Thai food is one of the best-known cuisines in the world, and with good reason. Light yet supremely delicious, the dishes favor creamy coconut milk, soupy bases, vibrant flavors of lemongrass, galangal, and Thai chillies, and generous smatterings of peanuts. Main meals usually consist of soup and a meat or vegetable-based curry with rice or noodles. The Kingdom doesn’t have much of a dessert culture. Here are the 11 must-have foods and drinks in Thailand, categorized by meal types:
Kai Jeow (Thai omelet)
Start your day with a Thai omelet served on a bed of rice and sweet chilli sauce on the side. Order a Kai Jeow Pak if you’d like your omelet with vegetables.
Som Tam (green papaya salad)
This spicy, signature dish from Isaan in North-East Thailand consists of lots of shredded green papaya and other vegetables topped with crunchy peanuts, runner beans, lime juice, and fish sauce.
Tom Yum Goong (spicy shrimp soup)
One of the most popular Thai soups, this one is quite spicy, and resplendent with the fragrance of lemongrass, galangal, kaffir lime, and of course, chillies. Usually, mushrooms and prawns are added to the soup.
Tom Kha Gai (chicken and coconut soup)
This one is creamier and less spicy, but as delicious as Tom Yum Goong. It is slightly sweet in taste thanks to the generous addition of coconut milk. You could ask for a chicken-free version if avoiding meat.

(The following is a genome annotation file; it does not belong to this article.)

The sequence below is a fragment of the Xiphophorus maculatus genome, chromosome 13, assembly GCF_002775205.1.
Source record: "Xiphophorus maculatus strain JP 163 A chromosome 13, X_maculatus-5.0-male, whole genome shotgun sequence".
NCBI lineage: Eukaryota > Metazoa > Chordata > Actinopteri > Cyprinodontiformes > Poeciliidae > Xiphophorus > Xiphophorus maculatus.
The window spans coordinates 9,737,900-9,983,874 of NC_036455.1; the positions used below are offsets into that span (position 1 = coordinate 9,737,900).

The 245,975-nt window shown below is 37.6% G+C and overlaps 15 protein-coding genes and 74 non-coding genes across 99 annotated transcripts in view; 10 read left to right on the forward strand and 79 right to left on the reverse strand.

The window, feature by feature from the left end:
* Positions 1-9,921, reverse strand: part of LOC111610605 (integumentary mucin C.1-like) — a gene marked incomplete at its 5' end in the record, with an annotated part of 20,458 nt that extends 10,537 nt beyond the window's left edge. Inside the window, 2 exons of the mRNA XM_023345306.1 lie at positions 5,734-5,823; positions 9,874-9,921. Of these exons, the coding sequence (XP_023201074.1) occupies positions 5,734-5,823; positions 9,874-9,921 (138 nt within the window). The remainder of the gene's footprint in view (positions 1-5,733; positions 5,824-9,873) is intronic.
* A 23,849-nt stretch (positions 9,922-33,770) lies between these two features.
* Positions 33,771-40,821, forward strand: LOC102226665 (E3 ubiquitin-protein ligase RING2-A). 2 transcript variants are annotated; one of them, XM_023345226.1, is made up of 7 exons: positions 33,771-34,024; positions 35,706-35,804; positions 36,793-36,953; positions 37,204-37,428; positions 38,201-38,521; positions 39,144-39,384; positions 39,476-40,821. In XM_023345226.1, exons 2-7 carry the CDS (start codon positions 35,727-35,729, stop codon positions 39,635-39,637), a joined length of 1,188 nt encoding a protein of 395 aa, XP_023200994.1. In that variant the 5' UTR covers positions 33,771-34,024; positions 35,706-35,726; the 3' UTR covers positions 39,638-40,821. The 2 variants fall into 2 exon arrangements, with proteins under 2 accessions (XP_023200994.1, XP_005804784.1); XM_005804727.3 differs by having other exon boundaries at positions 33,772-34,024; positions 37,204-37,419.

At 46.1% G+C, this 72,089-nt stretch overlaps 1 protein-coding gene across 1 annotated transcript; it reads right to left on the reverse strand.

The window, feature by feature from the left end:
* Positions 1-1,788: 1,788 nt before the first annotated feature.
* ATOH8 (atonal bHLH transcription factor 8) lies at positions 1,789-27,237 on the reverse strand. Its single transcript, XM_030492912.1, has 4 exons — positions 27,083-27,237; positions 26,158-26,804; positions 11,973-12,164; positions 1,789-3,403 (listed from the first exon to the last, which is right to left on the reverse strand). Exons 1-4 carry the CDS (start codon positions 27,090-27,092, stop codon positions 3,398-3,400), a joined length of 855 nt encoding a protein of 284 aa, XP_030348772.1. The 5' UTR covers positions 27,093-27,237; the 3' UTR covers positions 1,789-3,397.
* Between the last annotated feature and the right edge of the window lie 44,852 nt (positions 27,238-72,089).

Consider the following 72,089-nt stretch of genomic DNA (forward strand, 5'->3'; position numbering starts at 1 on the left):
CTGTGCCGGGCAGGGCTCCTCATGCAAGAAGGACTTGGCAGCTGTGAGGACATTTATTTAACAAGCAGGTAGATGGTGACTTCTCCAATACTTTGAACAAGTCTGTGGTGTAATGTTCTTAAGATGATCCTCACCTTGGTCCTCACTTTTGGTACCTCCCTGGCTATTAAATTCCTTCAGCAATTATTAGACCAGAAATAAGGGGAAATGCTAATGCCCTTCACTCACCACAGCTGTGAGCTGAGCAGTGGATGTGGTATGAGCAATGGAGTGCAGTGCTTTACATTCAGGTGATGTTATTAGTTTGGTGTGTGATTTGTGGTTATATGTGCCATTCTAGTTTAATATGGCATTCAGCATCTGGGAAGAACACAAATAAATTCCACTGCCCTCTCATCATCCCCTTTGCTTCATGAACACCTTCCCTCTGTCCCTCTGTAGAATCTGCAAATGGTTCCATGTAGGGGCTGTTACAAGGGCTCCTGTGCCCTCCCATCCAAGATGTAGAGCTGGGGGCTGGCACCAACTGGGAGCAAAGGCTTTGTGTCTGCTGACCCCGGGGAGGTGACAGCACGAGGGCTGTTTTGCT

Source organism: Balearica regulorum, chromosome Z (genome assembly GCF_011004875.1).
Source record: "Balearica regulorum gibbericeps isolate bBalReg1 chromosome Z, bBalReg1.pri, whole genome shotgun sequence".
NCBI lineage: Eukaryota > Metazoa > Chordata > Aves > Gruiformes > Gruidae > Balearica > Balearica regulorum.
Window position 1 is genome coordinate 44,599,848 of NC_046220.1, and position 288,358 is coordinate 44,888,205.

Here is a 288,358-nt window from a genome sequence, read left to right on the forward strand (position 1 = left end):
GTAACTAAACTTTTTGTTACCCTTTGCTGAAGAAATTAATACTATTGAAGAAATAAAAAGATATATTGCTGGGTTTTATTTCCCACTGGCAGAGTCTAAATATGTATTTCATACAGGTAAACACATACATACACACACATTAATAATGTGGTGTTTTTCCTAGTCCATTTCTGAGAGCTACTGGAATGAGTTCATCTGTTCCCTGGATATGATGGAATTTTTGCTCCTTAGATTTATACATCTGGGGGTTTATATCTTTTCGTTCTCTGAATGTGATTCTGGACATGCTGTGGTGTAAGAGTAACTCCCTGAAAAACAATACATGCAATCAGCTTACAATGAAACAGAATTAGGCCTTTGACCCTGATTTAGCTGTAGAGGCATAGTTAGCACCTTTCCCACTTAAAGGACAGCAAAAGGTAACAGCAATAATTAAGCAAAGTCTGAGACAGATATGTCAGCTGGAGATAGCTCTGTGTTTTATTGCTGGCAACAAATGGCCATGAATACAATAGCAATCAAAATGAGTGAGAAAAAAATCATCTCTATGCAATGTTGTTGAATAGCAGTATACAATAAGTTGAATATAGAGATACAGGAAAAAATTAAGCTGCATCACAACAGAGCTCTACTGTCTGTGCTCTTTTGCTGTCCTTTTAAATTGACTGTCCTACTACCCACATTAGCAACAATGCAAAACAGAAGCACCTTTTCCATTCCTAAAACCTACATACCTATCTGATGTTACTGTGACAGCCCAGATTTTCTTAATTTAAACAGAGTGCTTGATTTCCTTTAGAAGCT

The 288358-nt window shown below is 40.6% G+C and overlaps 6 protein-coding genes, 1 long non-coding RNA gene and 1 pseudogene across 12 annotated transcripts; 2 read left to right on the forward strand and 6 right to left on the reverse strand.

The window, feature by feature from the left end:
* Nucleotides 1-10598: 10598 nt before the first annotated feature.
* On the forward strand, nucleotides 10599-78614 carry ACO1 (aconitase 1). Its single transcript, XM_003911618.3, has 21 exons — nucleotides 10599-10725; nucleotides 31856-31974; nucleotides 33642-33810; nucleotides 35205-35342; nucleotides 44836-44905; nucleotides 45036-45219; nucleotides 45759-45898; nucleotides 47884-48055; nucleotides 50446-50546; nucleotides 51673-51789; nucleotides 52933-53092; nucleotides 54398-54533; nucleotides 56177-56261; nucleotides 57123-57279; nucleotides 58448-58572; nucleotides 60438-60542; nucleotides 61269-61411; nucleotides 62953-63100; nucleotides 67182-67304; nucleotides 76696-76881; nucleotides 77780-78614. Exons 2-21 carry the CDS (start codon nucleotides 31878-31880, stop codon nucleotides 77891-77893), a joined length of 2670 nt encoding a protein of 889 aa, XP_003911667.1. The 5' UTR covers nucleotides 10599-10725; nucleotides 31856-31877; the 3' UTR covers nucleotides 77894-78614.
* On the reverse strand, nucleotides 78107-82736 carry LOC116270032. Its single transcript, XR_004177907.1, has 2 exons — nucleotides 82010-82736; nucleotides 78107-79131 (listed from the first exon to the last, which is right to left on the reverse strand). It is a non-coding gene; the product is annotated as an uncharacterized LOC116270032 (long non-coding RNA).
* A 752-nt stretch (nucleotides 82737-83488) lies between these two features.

Gaeng Keow Wan (green curry)
Although it has a base of sweet coconut milk, Thai green curry is very spicy but also super delicious. Usually, you’ll find eggplant, ginger, and green chillies in your curry. It is served with steamed rice.
Khaeng Phet (red curry)
This mouth-watering curry is made of red curry paste, coconut milk, and tofu or meat such as chicken, beef, or pork. The paste is made from a variety of ingredients including chillies, shrimp paste, and shallots.
Pad Thai (fried noodles)
A definite crowd pleaser, Pad Thai is the ubiquitous fried noodles dish that can be served vegetarian or with an addition of shrimp or chicken. It’s street fare but also served in large restaurants.
Khao Pad (fried rice)
Whatever you order at lunch or dinner, chances are, you’ll get some Khao Pad served on the side. It’s fried rice with eggs and onions, usually served with cucumber slices and Thai condiments.
Goreng Pisang (fried banana)
Easily found on street corners, fried banana fritters take some getting used to. But the combination of sweet, soft, banana with a crusty, fried exterior will quickly grow on you.
Kao Niew Ma Muang (mango with sticky rice and condensed milk)
If you must have dessert, go for Kao Niew Ma Muang, a beautiful dish comprising thick mango slices, sweet sticky rice, and oodles of condensed milk. It’s about as healthy as desserts can get!
You’ll often find refreshing lemongrass coolers being served at events in Thailand. You can easily make your own: all you need is chilled water, lemongrass sprigs, fresh basil, and lime. Sip on this at the end of a spicy Thai meal!